In this series of articles, we’ve been exploring similarities between Mormonism and other beliefs. Mormons believe that truth can be found in the beliefs of many different faiths and that truth is truth, regardless of the source. Sometimes the details are different, but often a common belief can be found.
This article is written by a Mormon, which is a nickname sometimes used to describe members of The Church of Jesus Christ of Latter-day Saints. Therefore, any statements made about Calvinism should be checked against information from practicing, believing members of that faith. Mormons believe information about a faith is only valid when offered by official sources. I was unable to find an official website for Calvinism, but I did find an organization called Credo House Ministries, which promotes mainstream Calvinism, and studied their site for this article.
Mormonism and Calvinism: Missionary Work
One belief that caught my attention was that of missionary work. Calvinists believe the gospel of Jesus Christ should be taken to all nations and people. Mormons also believe this. Just briefly, I do want to note that to some extent, we do this for different reasons. From what I’ve read, Calvinists believe that although God loves everyone, He elects only some. They evangelize to all because they cannot know who was elected and who was not. Mormons, on the other hand, believe God wants everyone to return home to Him. It is up to us to accept that invitation and to be worthy of His presence—not saved by works, but merely that our actions are evidence of our faith. A person who proclaims himself a follower of Christ would not, for instance, be a mass murderer. If we really follow Christ, we work to align our lives to His.
Mormons take the gospel to everyone because we believe that we lived with God before we came to Earth. He created us and loves us unconditionally—Calvinists also believe we are all loved by God. Mormons believe that He sent us to Earth to gain experience, a body, and a family. He also sent us to be tested. Since we’ve forgotten our previous life with God, we are expected to seek out God and Jesus Christ and to gain a testimony of them. This testimony, if properly nurtured, will cause us to want to be more like Christ and to live with Him forever.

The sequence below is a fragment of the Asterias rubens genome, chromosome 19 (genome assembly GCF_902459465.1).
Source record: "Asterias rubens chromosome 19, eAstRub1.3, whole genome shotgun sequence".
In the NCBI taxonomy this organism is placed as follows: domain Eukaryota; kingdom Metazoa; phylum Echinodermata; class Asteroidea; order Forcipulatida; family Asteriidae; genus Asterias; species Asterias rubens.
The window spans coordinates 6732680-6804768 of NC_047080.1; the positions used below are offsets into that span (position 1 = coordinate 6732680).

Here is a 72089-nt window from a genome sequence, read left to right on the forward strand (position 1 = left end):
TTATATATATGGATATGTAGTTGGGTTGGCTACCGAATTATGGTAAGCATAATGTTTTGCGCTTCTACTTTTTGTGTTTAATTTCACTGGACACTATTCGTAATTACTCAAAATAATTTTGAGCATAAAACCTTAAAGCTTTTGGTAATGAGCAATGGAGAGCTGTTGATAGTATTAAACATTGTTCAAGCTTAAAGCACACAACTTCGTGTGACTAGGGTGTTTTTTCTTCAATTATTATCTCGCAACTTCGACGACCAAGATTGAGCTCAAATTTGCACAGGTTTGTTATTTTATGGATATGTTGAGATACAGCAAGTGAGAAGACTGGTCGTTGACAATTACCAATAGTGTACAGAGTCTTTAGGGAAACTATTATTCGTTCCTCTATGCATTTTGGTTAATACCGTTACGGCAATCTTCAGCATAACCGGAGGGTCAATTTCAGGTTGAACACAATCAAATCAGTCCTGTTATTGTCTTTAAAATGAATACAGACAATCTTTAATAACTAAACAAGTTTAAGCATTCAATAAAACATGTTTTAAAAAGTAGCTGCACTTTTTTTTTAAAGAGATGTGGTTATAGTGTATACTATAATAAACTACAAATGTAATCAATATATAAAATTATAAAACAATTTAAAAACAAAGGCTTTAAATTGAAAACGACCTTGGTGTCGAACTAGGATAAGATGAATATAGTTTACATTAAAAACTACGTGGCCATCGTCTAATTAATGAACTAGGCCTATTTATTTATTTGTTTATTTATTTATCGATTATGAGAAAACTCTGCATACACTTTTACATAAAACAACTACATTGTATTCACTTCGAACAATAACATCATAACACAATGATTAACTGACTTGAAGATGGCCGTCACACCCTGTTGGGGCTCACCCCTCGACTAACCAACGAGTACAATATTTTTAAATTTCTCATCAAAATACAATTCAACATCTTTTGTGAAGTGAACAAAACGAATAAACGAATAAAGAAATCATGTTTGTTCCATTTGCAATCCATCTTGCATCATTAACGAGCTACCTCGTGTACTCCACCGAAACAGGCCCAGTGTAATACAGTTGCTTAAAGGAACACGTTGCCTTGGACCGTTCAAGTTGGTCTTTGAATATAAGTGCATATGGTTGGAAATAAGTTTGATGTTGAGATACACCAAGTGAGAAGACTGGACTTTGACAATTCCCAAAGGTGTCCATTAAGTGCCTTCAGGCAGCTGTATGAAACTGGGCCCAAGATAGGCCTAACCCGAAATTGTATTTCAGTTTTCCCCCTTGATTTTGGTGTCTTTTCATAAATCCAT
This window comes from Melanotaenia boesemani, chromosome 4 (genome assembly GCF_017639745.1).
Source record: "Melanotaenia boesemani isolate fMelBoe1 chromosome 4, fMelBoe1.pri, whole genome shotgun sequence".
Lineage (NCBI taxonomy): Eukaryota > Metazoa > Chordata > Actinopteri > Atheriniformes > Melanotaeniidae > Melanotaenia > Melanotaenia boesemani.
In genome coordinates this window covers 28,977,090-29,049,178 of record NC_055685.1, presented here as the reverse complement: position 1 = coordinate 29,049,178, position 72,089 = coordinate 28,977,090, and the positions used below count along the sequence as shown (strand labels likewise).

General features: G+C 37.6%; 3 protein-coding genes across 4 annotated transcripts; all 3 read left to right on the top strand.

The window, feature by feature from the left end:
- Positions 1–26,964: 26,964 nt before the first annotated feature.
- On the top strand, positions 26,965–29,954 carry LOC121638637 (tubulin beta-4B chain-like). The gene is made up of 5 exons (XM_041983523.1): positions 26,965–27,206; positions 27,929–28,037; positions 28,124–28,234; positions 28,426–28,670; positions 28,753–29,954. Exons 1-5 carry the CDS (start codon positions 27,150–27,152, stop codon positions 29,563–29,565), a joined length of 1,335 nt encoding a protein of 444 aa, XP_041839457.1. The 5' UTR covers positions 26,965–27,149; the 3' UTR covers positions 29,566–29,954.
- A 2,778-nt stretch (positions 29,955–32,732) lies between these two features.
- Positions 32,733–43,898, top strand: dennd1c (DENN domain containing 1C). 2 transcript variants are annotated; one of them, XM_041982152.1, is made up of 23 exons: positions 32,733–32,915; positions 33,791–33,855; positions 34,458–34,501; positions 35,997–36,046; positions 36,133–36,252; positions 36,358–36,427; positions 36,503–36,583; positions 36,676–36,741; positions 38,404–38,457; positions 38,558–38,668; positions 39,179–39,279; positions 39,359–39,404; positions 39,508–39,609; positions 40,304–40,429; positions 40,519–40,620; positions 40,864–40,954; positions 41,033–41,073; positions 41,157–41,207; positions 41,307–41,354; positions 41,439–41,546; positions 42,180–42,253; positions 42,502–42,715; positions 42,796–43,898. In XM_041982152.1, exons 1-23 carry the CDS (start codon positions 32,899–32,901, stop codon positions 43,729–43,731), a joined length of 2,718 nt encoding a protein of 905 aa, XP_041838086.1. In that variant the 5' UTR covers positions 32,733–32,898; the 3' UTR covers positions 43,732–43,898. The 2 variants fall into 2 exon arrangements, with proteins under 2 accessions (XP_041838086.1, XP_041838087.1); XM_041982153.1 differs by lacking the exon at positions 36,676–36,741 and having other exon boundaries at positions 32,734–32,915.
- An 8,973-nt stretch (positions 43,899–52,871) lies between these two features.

Mormons believe that each person who accepts Christ as his Savior then has a responsibility to share that with others. We all come to Christ through the efforts of others who made some sacrifice to get that belief to us. Mormons want everyone to know and experience the joy they have and also have a responsibility to all of their brothers and sisters of the world.
Mormonism and Calvinism: Free Will
Mormons believe in free will, and so they believe it is each person’s choice to accept or reject the message of God’s unconditional love for us and the Savior’s atonement. Of course, having agency does not mean we are free to choose whatever we want without consequences. Those who choose Christ will receive all the blessings God and Jesus Christ have to offer the faithful. Those who do not will receive only a portion of those blessings. Mormons believe the atonement was for all and that everyone receives a portion of it—the right to live again after death and the ability to repent, for instance. Of course, living again after birth is not a choice. Everyone will do that. The opportunity to repent is available to all, but it only has power if a person actually repents and is thereby forgiven of his or her sins.
Mormons, then, take the gospel to the world, sharing it with anyone willing to listen. They do this because they are taught we are all family—and Mormons famously take care of their families. A desire to share the gospel is one principle Mormons and Calvinists share.
Terrie Lynn Bittner
The late Terrie Lynn Bittner—beloved wife, mother, grandmother, and friend—was the author of two homeschooling books and numerous articles, including several that appeared in Latter-day Saint magazines. She became a member of the Church at the age of 17 and began sharing her faith online in 1992.